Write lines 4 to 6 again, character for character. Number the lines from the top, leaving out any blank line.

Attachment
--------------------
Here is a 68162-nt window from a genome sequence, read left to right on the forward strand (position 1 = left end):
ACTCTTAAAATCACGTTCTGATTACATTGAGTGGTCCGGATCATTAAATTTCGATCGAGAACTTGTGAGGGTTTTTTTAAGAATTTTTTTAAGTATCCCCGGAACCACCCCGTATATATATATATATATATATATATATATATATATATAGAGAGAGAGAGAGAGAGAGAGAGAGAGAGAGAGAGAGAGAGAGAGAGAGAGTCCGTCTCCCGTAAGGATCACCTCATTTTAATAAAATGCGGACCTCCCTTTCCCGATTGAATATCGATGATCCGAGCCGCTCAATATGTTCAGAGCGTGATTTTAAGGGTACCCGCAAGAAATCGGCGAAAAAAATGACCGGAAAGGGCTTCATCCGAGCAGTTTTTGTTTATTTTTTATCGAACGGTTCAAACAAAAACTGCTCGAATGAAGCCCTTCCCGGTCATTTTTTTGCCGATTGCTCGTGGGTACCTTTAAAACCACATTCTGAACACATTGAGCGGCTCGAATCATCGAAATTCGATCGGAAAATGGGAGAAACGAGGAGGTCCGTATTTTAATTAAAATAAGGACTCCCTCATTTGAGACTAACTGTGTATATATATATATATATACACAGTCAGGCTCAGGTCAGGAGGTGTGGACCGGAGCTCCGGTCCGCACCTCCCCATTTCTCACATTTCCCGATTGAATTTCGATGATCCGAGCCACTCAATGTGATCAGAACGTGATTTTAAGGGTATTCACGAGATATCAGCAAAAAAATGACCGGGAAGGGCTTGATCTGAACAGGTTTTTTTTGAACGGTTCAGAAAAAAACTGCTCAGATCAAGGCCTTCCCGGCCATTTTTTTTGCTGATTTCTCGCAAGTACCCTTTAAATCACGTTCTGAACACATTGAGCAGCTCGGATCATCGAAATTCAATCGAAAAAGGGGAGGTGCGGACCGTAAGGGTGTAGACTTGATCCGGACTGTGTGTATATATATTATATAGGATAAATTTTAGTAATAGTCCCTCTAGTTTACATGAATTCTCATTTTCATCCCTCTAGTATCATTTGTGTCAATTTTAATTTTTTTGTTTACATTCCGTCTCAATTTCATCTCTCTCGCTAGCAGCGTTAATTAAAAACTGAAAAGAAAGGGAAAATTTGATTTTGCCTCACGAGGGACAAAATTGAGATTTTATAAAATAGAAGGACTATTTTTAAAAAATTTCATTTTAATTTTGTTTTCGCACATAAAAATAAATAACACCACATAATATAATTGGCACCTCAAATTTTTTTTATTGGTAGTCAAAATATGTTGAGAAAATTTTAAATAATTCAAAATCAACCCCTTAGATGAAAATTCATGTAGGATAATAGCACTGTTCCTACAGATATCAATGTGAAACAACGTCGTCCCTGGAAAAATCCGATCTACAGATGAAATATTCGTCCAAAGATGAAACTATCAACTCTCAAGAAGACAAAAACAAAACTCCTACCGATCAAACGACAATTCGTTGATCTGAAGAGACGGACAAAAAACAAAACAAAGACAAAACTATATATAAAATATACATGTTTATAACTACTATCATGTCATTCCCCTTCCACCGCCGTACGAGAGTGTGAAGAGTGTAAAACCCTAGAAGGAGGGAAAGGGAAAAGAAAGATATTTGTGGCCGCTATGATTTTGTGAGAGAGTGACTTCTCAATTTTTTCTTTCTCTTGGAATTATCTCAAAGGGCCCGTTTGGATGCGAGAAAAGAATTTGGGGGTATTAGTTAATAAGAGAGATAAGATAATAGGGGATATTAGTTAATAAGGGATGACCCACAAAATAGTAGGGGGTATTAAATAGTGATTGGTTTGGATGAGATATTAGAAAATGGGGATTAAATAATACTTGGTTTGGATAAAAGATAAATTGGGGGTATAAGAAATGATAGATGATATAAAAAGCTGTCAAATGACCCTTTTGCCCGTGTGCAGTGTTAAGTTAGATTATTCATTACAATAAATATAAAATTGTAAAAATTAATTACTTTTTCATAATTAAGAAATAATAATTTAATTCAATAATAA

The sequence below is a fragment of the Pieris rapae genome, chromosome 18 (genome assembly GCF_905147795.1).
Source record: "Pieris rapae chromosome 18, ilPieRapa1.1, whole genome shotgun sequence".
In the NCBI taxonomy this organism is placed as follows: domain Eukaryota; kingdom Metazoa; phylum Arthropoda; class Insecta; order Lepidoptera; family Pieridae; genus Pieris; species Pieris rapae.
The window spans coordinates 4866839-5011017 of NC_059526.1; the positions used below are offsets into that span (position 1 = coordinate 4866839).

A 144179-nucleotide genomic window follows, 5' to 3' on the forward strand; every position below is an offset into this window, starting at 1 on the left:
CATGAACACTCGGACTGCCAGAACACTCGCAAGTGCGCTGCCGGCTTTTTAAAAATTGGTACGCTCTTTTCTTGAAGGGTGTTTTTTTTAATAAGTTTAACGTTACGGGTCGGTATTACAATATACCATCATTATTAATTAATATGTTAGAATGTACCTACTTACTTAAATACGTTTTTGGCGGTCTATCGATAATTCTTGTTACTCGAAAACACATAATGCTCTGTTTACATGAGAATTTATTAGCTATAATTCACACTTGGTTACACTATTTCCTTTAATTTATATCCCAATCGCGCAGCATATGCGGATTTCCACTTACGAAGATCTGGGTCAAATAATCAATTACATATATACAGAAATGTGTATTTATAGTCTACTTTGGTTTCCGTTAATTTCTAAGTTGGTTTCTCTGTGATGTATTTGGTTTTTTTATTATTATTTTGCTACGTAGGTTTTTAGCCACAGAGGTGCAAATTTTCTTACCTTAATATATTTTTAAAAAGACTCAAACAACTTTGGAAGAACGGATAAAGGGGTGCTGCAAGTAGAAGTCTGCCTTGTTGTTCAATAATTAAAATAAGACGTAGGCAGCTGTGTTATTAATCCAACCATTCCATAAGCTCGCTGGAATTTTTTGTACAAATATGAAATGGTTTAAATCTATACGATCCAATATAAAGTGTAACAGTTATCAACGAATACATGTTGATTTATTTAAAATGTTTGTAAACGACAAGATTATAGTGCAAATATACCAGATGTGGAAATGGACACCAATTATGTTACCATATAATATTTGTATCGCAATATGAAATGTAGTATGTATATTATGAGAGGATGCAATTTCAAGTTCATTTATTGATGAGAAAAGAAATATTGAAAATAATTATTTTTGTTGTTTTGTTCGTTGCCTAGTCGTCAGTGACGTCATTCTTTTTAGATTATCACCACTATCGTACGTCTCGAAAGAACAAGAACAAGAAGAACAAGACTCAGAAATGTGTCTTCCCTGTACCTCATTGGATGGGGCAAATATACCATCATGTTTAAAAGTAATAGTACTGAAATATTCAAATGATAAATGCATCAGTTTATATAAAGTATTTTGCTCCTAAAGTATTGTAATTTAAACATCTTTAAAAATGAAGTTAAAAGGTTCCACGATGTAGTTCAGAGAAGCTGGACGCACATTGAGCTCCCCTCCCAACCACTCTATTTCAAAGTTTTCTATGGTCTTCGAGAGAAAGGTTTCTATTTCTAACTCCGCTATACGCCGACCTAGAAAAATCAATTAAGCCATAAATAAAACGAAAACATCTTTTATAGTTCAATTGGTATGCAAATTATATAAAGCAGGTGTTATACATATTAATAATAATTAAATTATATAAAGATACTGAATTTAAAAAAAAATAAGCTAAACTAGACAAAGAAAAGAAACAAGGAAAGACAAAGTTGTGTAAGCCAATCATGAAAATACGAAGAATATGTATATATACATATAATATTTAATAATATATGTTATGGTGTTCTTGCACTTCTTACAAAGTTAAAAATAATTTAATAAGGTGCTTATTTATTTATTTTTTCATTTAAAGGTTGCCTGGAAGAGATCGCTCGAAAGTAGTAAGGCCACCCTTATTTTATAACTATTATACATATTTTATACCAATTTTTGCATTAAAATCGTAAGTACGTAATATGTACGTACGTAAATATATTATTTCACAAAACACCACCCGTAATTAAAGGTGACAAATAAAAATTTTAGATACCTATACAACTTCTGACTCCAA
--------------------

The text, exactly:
Source record: "Pieris rapae chromosome 18, ilPieRapa1.1, whole genome shotgun sequence".
In the NCBI taxonomy this organism is placed as follows: domain Eukaryota; kingdom Metazoa; phylum Arthropoda; class Insecta; order Lepidoptera; family Pieridae; genus Pieris; species Pieris rapae.
The window spans coordinates 4866839-5011017 of NC_059526.1; the positions used below are offsets into that span (position 1 = coordinate 4866839).